According to a memo sent by publisher Phillip Crawley, The Globe and Mail will layoff 18 staff.
As discussed in today’s town hall meeting, our industry continues to face challenges. We have taken steps to position ourselves ahead of the competition, including the launch of Globe Unlimited in October 2012, and these investments are starting to pay off. Our digital revenues are increasing; however, not at a fast enough rate to make up for the decrease in print revenues that are being felt across the industry.
At the beginning of this fiscal year, we introduced a framework which outlines our three main priorities:
- Cut Costs
- Grow into the Brand
- Cultivate a New Globe
The first priority, “Cut Costs”, means adjusting our spending to fit our shifting revenue patterns. We have already reduced operating costs for printing and distribution, and workforce expenses are also lower. Those are our two biggest cost areas.
Many potential savings were identified by the Transformation Team, which was created last summer to find efficiencies across the organization, and includes representatives from a cross-section of the company. Some have already been approved by senior management of the company, and are producing significant savings, including:
· Changes to hotel and public placement programs
· Changes to delivery
· Reductions in travel and entertainment costs
· Elimination or renegotiation of many service contracts
From a workforce perspective, we have already made savings through:
· A voluntary Flexible Time Away (FTA) Program in 2012 & 2013, whereby staff could take up to three months off without pay
· A voluntary separation programme (VSP) last summer
· Reduction in headcount by over 100 positions since September 2012 (includes non-union layoffs in fall of 2013, and VSP departures)
· Leaving some vacancies unfilled
· Reduction in use of independent contractors and freelancers
While these measures have helped, they are not sufficiently offsetting print revenue declines. As mentioned at the town hall today, we need to further reduce costs through employee layoffs.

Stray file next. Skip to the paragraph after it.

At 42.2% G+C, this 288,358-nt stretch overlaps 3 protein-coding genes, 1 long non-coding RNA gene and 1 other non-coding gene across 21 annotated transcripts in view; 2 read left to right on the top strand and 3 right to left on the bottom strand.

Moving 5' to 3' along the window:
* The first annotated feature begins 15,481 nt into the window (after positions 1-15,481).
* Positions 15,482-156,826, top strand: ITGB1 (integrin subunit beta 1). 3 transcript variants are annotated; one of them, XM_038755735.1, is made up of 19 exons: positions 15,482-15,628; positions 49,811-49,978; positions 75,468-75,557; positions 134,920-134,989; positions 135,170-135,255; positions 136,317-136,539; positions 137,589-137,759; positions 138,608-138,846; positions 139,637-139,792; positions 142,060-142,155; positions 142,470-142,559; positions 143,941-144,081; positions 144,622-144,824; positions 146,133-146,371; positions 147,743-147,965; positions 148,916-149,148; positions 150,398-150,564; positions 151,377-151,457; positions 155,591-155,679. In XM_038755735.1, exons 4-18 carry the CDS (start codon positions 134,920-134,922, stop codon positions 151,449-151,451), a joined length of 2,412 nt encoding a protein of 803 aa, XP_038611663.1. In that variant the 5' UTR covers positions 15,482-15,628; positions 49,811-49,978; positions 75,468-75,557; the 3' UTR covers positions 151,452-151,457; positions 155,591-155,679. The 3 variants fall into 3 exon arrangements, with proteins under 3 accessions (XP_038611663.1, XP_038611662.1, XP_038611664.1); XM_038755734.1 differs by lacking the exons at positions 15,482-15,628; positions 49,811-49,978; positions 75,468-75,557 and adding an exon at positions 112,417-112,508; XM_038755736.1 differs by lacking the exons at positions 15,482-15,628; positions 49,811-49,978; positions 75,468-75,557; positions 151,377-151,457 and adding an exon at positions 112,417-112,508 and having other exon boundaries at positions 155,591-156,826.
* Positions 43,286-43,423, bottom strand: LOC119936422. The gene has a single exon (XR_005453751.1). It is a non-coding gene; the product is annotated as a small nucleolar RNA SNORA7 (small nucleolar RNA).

We have identified 18 positions that would be affected.
To all members of Unifor:[node:ad]
We have worked closely with your union representatives to ensure this process runs as smoothly as possible. I would like to thank them for their commitment and professionalism.
In accordance with the Collective Agreement, employees in the affected classifications may offer to resign in exchange for severance pay, subject to operational requirements. Details can be found at (20.04)(b) of the Collective Agreement or in the Q&A. If you wish to apply for a package, you must complete a Resignation Election Form by 5:00 p.m. EST on Friday, January 31. The Globe and Mail will act in accordance with the Collective Agreement in determining who is approved for resignation. We will communicate all decisions on Monday, February 3, 2014.
If people resign in the affected classifications, the number of layoffs will be reduced. The people who are to be laid off will be notified on Wednesday, February 5, 2014. Some of these people, depending on their classification and seniority, may have the ability to bump. This process will be communicated at the time. A seniority list for all Unifor members is attached or can be accessed here.
The following summarizes the timelines for layoffs:
• January 13 – Notice of layoff to staff
• January 31 – Resignation period ends
• February 3 – Decisions communicated for resignation applications
• February 5 – Notice of specific layoff provided
• March 31 – Departure of employees who have voluntarily resigned
• Date of Layoff + 8 weeks – Layoffs begin
This decision was made only after considering all other remaining options, and I recognize that it creates uncertainty and discomfort. Our objective is to make the right decisions now that will ensure our future success, while not compromising the high-quality newspaper, magazine, and online products we bring to the market.
If you have questions, please speak to your manager or HR business partner.